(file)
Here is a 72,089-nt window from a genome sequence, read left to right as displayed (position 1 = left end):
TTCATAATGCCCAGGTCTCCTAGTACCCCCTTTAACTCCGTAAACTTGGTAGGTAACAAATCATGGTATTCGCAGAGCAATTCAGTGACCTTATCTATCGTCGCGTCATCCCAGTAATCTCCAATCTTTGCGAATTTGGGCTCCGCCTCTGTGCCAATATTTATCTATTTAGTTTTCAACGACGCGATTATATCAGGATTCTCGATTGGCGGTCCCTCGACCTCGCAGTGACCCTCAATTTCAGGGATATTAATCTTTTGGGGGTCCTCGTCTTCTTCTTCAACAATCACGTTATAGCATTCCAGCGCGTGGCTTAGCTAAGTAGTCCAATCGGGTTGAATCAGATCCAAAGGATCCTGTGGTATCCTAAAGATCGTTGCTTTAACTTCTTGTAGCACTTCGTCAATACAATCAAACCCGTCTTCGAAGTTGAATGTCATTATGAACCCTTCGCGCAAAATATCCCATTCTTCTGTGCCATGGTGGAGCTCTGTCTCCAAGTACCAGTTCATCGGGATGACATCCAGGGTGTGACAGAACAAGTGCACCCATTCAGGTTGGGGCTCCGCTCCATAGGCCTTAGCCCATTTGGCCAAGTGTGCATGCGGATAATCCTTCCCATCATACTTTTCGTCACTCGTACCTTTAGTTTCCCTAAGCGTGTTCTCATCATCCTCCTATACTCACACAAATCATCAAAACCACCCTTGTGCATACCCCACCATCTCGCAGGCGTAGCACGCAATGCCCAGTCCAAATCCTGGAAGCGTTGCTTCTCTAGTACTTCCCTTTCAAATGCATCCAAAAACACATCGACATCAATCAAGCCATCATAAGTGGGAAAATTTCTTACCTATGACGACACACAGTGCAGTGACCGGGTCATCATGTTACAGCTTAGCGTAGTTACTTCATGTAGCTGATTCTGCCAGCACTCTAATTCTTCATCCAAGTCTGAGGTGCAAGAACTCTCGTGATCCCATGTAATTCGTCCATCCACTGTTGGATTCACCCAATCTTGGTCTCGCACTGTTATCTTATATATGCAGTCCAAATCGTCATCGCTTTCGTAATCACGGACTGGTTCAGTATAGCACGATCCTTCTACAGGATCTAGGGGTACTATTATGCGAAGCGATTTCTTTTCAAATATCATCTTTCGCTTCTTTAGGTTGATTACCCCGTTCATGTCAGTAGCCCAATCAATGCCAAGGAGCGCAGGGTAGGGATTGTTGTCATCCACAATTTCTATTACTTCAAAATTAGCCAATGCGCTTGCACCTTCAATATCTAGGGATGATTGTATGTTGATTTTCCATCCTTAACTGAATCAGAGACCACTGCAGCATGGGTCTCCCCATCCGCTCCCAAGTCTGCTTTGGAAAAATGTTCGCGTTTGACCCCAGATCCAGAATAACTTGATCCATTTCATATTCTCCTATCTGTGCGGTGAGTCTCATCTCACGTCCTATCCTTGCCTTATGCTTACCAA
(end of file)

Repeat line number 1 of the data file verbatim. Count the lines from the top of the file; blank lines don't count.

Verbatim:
Here is a 72,089-nt window from a genome sequence, read left to right as displayed (position 1 = left end):